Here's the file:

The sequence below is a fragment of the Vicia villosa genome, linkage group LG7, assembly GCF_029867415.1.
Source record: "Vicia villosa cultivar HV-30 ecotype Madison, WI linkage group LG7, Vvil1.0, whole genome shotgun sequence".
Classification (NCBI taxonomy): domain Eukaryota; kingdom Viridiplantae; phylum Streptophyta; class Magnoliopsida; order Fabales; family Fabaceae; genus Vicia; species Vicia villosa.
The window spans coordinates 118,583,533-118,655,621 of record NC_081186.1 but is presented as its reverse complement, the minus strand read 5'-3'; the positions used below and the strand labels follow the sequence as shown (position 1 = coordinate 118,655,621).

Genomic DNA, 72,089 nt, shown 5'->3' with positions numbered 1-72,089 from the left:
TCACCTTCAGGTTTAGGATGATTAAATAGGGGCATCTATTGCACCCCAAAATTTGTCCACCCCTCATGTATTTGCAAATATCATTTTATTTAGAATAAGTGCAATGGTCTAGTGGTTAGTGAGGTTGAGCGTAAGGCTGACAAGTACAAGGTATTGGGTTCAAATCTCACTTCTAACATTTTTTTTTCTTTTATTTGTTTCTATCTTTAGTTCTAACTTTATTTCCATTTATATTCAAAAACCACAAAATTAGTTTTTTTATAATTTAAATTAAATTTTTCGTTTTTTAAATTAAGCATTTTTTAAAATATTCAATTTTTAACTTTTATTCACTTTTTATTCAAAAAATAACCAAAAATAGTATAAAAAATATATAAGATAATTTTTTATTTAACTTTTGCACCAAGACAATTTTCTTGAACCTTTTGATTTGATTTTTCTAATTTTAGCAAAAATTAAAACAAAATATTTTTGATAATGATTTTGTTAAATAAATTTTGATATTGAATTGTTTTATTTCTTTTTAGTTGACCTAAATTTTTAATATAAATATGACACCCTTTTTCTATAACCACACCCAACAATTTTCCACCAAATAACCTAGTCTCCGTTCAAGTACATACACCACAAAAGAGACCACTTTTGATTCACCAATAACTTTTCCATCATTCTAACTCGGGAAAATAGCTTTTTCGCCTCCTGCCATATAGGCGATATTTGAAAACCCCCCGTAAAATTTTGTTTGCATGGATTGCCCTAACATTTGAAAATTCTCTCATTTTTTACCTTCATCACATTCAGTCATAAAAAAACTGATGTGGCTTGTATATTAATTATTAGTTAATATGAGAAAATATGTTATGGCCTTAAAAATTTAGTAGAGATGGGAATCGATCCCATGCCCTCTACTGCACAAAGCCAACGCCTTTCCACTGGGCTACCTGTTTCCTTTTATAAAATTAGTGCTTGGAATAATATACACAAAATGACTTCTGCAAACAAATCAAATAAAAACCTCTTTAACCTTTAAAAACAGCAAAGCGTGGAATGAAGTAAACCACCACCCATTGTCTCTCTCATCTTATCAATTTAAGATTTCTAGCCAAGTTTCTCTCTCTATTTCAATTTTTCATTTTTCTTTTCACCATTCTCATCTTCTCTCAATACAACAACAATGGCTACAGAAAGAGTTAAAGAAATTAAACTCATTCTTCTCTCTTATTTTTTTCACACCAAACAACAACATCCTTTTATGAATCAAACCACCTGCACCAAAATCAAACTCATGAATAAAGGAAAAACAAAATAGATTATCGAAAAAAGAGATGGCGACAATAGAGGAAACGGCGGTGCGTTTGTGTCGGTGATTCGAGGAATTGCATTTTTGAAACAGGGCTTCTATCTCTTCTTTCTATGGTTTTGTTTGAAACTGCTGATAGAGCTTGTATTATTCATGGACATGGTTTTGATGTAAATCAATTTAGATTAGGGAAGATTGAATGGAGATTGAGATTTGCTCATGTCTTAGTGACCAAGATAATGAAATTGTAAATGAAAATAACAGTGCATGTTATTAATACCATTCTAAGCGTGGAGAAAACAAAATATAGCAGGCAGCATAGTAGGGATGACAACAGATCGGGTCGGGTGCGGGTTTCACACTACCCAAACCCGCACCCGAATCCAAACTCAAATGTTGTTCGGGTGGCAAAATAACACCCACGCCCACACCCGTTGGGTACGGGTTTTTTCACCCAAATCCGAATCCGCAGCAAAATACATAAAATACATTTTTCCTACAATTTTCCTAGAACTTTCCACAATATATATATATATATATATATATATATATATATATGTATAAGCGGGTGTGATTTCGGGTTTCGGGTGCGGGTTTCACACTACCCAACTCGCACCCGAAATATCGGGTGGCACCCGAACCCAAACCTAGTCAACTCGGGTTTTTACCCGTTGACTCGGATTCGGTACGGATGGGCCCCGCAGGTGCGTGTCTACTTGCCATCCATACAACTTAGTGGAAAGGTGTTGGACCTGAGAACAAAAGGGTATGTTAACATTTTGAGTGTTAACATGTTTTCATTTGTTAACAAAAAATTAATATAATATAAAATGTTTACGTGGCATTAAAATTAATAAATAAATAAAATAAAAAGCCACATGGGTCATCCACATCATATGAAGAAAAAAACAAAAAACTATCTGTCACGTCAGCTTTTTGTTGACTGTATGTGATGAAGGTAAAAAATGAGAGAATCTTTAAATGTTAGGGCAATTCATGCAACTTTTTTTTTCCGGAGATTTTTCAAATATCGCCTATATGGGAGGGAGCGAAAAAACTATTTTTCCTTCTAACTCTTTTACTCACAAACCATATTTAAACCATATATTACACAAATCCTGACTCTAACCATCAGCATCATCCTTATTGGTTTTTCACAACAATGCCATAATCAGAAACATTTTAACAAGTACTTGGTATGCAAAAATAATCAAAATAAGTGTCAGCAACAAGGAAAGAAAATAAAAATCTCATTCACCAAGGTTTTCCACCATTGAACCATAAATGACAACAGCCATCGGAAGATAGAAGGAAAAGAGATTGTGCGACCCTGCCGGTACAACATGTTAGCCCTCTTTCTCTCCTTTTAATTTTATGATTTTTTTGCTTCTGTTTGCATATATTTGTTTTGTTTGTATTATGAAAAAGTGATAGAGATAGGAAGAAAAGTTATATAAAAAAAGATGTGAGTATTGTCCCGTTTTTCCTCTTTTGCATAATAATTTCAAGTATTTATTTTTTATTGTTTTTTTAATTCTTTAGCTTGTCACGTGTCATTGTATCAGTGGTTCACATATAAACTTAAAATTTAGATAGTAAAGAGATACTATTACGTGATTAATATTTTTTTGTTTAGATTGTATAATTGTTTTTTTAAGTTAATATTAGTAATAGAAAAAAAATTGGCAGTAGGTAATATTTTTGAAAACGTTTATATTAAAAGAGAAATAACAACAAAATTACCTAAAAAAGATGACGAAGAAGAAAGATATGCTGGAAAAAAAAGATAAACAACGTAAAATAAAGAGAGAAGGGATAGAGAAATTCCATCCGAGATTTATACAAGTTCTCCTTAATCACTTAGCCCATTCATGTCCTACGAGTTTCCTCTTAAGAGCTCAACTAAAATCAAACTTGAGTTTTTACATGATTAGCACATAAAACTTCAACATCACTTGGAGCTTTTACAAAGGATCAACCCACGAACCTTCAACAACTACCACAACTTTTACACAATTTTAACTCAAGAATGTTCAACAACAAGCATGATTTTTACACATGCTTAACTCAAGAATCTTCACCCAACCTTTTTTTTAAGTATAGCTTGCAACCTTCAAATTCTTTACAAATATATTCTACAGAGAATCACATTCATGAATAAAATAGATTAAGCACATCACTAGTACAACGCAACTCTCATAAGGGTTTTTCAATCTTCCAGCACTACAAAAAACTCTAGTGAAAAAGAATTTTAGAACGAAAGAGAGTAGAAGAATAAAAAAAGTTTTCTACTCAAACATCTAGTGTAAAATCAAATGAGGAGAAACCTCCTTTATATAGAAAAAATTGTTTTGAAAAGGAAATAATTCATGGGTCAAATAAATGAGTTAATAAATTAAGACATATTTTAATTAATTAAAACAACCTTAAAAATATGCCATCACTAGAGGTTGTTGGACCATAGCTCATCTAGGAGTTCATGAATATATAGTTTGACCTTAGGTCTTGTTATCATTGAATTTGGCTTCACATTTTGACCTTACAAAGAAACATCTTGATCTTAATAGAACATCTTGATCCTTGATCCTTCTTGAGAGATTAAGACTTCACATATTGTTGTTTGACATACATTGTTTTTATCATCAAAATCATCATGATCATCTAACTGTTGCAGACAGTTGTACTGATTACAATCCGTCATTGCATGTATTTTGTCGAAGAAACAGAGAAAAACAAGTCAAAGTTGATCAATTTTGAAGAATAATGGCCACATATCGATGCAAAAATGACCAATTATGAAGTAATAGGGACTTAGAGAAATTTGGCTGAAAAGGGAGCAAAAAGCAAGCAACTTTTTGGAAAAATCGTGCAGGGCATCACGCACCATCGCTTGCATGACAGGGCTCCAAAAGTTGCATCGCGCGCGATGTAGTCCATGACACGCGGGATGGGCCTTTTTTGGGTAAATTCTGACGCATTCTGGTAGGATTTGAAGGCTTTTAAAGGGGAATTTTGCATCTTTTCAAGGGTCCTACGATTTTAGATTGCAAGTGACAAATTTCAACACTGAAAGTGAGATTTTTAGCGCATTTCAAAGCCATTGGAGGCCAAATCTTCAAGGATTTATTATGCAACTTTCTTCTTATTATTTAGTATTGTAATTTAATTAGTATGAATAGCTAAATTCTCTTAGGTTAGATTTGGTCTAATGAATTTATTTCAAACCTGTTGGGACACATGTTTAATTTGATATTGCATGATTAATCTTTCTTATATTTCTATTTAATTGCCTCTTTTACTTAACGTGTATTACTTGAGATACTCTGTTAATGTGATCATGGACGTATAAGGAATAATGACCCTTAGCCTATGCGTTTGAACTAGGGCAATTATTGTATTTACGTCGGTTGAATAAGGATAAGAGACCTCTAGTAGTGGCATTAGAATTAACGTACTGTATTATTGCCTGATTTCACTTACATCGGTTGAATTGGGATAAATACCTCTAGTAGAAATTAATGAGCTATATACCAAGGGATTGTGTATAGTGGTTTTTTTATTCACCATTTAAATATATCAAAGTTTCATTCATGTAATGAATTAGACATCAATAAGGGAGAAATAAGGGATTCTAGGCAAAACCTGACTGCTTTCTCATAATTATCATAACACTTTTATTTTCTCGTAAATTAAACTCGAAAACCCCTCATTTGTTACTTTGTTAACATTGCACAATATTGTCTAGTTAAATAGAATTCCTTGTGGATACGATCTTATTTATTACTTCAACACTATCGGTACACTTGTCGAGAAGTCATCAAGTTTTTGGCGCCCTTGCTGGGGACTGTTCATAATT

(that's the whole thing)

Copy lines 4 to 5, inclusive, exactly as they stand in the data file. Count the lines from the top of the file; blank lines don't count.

The window spans coordinates 118,583,533-118,655,621 of record NC_081186.1 but is presented as its reverse complement, the minus strand read 5'-3'; the positions used below and the strand labels follow the sequence as shown (position 1 = coordinate 118,655,621).

Genomic DNA, 72,089 nt, shown 5'->3' with positions numbered 1-72,089 from the left: